Well guess what? Way back in May, Finance wrote to Reith saying it would issue him a debit notice for the full amount, based on legal advice that he WAS liable. That advice was given by a legal officer in the department. (Finance today refused to release that advice.)

Reith said no. Instead, he sent Finance a cheque for $950 a week later, which he claimed was the cost of calls made by his son Paul, to whom he unlawfully gave the card details to make private calls. On October nine, the day before the story broke, Finance again wrote to Reith demanding he pay up as legally required. Read the rest of this entry »

The small matter of prosecution on the Telecard Affair.

In From the Archives, Margo Kingston, Telecard Affair on January 9, 2013 at 12:50 AM

By Margo Kingston
Source: Webdiary SMH
October 16, 2000

Mr Peter Reith – Telecard Affair

To fill you in on DPP Damian Bugg to date.

His brief statement of last week made no mention of whether he would charge anyone apart from Reith and son but the Prime Minister’s office advised us today that Mr Bugg had decided not to prosecute anyone, including X and Y.

Solicitor-General David Bennett QC, briefed by John Howard to advise on civil liability, has reserved his position on whether Miss X or Mr Y are civilly liable. He says Miss X’s actions ”would, at first sight, give rise to an action against her for unjust enrichment”. She could also be ”liable to Telstra for deceit”. Of Mr Y, he says that on any version of events ”he acted dishonestly”.

So the question is, why won’t Bugg prosecute Y or X for fraud?

Attorney-General Daryl Williams QC, as his is wont, won’t say anything except that Bugg is an independent statutory officer and all answers must come from him, if he choses to make them.

But Peter Reith – God bless his soul – has effectively demanded criminal action against Miss X and Mr Y. He’s a lawyer, too, and he doesn’t seem to have a problem with the fact that his son Paul, who lived in the same house as Miss X but denies giving her the Telecard number and PIN, would have to take the stand.

He also doesn’t seem to have a problem with what the public’s reaction might be to the pollie and his son, who are at the head of the chain of events which led to the fraud, not being charged while the non-pollies further down the chain were. Read the rest of this entry »

More on the Reith Telecard affair

In From the Archives, Margo Kingston, Telecard Affair on January 8, 2013 at 6:49 AM

By Margo Kingston
Source: Webdiary SMH
Date: October 30, 2000

Main players in the Telecard Affair.

On Friday, October 20, the pollies perks minister Senator Chris Ellison awoke to the Herald’s publication of an explosive document which raised yet more questions about his administration during the Reith Telecard blowout.

We obtained the document on Thursday, and on the same day, I wrote to him as follows:

Senator Chris Ellison,

Special Minister of State,


Dear Sir,


I request answers to the following questions by close of business today.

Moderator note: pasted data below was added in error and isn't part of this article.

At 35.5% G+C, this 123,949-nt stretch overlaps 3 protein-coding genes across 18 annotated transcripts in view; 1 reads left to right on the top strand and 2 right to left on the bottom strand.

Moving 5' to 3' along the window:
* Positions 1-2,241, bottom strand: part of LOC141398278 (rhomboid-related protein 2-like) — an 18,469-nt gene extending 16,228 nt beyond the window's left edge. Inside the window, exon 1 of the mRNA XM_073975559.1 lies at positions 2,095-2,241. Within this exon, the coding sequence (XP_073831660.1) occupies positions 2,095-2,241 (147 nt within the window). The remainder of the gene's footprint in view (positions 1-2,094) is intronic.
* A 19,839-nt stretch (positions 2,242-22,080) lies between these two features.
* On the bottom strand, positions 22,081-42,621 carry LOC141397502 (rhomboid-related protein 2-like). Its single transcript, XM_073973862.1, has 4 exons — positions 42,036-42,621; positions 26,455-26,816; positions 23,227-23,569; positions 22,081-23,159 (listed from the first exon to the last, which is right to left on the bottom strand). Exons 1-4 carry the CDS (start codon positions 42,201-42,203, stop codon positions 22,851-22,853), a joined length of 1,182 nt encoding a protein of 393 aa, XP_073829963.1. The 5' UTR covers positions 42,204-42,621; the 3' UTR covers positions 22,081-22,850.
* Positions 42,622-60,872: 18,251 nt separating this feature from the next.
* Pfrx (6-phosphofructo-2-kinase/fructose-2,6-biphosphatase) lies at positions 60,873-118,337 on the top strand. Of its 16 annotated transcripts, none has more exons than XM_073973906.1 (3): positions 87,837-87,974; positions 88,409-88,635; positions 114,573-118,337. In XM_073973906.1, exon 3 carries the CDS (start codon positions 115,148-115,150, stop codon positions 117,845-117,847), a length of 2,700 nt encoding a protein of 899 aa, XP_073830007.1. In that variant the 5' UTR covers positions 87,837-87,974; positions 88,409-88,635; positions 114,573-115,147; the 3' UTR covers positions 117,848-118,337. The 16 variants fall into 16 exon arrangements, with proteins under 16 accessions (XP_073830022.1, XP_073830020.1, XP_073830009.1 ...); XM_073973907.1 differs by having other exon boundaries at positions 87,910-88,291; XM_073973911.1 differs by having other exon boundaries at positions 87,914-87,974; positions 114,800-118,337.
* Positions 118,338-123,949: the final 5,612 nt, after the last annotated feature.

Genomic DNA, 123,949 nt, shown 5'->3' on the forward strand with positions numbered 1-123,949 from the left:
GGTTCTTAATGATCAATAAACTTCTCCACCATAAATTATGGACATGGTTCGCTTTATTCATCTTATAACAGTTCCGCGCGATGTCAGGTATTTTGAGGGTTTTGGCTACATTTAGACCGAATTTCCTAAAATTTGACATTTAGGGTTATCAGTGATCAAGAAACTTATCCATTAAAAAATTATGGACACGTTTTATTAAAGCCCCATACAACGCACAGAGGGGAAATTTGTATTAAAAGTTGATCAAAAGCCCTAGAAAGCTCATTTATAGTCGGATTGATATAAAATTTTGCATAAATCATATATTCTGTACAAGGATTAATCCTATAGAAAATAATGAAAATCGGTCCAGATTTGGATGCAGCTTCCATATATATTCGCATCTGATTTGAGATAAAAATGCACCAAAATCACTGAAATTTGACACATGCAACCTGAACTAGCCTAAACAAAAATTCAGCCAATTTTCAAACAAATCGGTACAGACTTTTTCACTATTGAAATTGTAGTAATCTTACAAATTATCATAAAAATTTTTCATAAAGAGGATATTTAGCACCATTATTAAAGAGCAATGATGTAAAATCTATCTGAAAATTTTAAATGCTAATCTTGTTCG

(1) When did you first become aware that present or former staff of Mr Reith had been using Mr Reith’s Telecard?
(2) What action did your take upon learning of this unauthorised use of Mr Reith’s Telecard?
(3) On what date were your first informed that the Australian Federal Police would be called in to investigate?
(4) On what date did you inform Mr Reith that police could be called in?
(5) On what date did you inform the Prime Minister that police could be called in?

Yours sincerely,


Chief of Staff, Sydney Morning Herald Canberra bureau Read the rest of this entry »

Tracing the Telecard affair

In From the Archives, Margo Kingston, Telecard Affair on January 8, 2013 at 4:18 AM

By Margo Kingston and Mike Seccombe
Source: Webdiary SMH
Date: October 22nd, 2000

Peter Reith Telecard Scandal $50,000


Tuesday, October 10

The Canberra Times reveals a Federal Police investigation into Peter
Reith’s $50,000 phone bill after he gave his number and PIN to son Paul
for private calls. Howard says Reith revealed the fraud to him in May,
nine months after Reith was told, and that he accepted legal advice
from Attorney-General Daryl Williams to send the file to police. Howard
says he wouldn’t give his Telecard to a family member but “I certainly
don’t regard that as a hanging offence”.

Howard says he doesn’t know how the fraud went on for five years and
that it doesn’t matter because “I don’t think people use Telecards any
more”. (Special Minister of State Chris Ellison – the man in charge of
politician’s perks – later reveals that 210 of the 224 MPs have
Telecards.) Howard kept the fraud secret because it was only “an
allegation”. He pre-empts a decision by the Commonwealth Director of
Public Prosecutions, Damian Bugg, QC, whether to prosecute, saying
Reith’s delivery of his Telecard details to Paul was not fraud.

Reith says he “personally stopped using the card in about 1994”.
(Finance sent Reith a new card in a double-sealed envelope for security
on September 9, 1993.)

Reith tells Parliament his son was interviewed by police in July
and “strongly denied” passing on the Telecard details. He admits that
he breached a determination of the Remuneration Tribunal that Telecards
must only be used “personally, to make telephone calls on parliamentary
or electorate business”. He confessed this “quite openly to the PM”. He
tells Parliament that in 1994 he told his son that “if you have some
particular reason to contact me, this is a means that you can use to do
so”. Read the rest of this entry »